Ok, so saying that not everything you read on food packaging is what it seems is a bit like stating Britain’s weather is changeable. But do you actually know what all the food jargon and weasel words mean?
Do you know the difference between ‘flavour’ and ‘flavoured’, or ‘juice’ and ‘juice drink’? And what about ‘light’ and ‘diet’, or ‘pure’, ‘natural’ and ‘free range’?
Are any of these terms regulated by law – and if so what do they mean?
Hidden horrors in food
When we took a closer look at packaging we found a few hidden horrors, like a popular fruit juice described as containing natural fruit and spring water. Well, it does, but it also contains up to your entire Recommended Daily Amount (RDA) of sugar in a one-litre bottle.
Fair enough, you might think, although there’s no way for consumers to see this, because sugar isn’t detailed in the nutritional information.
Or take a strawberry ‘flavour’ yoghurt drink. Does it have to contain strawberries? No, just flavourings – but if it was strawberry ‘flavoured’ it would.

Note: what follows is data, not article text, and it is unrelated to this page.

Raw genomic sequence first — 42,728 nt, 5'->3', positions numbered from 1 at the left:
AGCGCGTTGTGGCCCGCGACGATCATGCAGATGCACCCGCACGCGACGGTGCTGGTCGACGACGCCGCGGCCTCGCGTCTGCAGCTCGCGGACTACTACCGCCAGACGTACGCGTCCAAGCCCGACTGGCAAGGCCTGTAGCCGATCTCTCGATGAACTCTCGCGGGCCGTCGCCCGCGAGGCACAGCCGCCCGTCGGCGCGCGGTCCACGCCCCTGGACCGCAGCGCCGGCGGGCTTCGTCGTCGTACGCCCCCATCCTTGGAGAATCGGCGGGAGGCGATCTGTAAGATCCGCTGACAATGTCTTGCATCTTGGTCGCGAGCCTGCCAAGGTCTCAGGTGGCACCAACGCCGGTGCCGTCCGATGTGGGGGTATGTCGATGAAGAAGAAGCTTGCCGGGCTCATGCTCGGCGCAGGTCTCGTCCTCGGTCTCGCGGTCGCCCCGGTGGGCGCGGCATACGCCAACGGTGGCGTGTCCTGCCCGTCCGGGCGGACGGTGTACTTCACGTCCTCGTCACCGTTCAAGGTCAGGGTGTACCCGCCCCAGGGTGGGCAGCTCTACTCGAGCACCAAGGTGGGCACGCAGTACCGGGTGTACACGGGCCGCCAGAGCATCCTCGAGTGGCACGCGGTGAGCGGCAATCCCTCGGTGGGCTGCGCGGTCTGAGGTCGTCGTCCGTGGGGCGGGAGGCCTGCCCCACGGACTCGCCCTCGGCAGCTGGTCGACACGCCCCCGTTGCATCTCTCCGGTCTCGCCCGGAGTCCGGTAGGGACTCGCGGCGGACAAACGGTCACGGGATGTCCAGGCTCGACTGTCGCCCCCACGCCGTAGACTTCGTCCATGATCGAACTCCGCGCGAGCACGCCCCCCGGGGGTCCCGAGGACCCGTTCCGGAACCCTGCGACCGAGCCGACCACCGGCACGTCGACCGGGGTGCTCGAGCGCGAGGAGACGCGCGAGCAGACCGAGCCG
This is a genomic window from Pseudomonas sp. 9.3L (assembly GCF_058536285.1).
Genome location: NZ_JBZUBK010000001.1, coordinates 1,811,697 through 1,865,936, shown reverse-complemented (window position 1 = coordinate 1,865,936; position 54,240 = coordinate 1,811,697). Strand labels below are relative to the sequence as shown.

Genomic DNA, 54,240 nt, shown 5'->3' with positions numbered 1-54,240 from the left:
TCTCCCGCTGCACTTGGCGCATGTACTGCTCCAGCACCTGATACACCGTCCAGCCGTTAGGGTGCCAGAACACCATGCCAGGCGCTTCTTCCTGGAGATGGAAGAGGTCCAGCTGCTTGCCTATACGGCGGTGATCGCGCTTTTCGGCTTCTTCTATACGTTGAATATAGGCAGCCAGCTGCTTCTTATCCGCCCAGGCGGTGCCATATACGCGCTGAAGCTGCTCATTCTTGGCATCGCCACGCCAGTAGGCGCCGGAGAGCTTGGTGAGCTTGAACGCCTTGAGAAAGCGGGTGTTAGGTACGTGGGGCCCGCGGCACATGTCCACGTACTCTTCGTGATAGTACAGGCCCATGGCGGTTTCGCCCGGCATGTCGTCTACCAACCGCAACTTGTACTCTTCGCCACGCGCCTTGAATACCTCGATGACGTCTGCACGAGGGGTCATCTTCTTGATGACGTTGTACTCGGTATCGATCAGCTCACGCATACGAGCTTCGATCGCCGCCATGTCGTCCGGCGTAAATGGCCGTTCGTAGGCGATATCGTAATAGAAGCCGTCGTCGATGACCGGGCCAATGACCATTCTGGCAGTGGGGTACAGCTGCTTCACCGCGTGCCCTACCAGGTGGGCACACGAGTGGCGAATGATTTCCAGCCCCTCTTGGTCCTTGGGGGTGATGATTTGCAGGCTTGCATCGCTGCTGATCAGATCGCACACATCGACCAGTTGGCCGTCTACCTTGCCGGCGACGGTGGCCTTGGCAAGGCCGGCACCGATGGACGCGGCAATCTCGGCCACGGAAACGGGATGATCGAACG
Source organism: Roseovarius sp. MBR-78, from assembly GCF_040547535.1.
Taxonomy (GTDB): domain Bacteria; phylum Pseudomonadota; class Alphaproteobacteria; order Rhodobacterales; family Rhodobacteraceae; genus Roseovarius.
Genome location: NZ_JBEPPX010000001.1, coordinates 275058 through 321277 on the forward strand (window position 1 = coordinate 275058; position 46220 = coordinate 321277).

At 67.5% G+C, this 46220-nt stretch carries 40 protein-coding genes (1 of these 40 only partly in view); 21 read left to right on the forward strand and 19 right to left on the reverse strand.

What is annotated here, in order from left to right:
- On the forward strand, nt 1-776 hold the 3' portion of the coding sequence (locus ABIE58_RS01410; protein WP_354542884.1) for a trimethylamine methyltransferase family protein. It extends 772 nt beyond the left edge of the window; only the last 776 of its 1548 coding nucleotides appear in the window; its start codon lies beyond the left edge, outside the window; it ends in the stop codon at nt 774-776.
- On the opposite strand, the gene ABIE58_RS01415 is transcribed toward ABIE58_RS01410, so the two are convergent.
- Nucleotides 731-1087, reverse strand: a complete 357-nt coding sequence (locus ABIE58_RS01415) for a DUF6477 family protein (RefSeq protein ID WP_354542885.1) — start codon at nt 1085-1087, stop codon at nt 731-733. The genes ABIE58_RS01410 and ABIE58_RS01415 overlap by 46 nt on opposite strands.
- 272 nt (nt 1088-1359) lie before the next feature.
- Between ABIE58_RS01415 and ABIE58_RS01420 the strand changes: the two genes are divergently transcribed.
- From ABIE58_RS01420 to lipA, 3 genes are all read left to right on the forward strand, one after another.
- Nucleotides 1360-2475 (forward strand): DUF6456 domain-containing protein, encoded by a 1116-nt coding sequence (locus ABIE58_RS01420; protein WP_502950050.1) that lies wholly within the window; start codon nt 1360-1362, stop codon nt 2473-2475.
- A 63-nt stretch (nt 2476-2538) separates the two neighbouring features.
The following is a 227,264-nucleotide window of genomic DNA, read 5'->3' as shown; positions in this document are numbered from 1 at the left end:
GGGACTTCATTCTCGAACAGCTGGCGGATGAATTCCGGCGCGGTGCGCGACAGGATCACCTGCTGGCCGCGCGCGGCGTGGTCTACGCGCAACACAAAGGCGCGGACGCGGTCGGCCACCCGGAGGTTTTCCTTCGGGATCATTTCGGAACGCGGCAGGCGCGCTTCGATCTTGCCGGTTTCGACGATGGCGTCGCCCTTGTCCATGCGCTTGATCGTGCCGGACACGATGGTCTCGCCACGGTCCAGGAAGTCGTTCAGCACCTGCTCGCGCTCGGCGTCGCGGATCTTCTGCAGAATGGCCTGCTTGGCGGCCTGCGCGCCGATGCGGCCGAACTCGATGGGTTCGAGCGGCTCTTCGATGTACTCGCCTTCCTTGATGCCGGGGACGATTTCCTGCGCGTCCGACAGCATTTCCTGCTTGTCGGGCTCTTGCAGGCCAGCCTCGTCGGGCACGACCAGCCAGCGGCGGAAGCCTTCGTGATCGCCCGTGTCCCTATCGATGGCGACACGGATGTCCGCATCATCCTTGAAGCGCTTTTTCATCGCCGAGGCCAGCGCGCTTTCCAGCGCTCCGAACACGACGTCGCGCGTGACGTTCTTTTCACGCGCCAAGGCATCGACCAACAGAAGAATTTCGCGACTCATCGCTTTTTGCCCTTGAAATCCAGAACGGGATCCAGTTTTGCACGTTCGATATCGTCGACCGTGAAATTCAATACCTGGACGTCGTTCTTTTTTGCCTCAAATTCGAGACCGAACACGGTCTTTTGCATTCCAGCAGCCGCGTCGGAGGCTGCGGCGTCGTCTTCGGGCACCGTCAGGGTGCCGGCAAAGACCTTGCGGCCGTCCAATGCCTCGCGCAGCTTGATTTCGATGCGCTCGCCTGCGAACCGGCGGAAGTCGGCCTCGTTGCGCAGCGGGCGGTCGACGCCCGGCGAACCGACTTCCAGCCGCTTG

Another of my favourites is the ‘juice drink’, which doesn’t mean much at all. ‘Juice’ has to be, well, juice, but we found a ‘juice drink’ with ‘real fruit’ that contains less fruit than sugar – just 5% from concentrate.
Navigating the maze of mixed meanings
Seemingly ‘healthy’ products can also be full of surprises too. The term ‘diet’ doesn’t actually have to mean anything, but ‘light’ or ‘reduced in’ does. They indicate that a product is at least 30% lower in one of its main nutritional components – like fat or sugar – but you can still find a ‘light’ biscuit with 30% reduced fat that has more sugar than the normal version.
Given all these mixed meanings it’s important that consumers know what they’re getting and that guidance is tightened up. This, and other labelling issues, now falls to Defra following the shake up of the Food Standards Agency.
Admittedly, they’ve got plenty on their plate, but it’s key they remain consumer focussed, and clarifying this kind of food jargon will show they’re exactly that.
But at the end of the day these manufacturers aren’t, for the most part, doing anything illegal. The guidance on these issues is complicated stuff, and by its very nature has to allow room to manoeuvre, so it’s ultimately up to consumers not to take everything at face value.
So have you come across any creative terminology on food packaging? We’re always on the look out, so tell us below and we might even feature them in the magazine.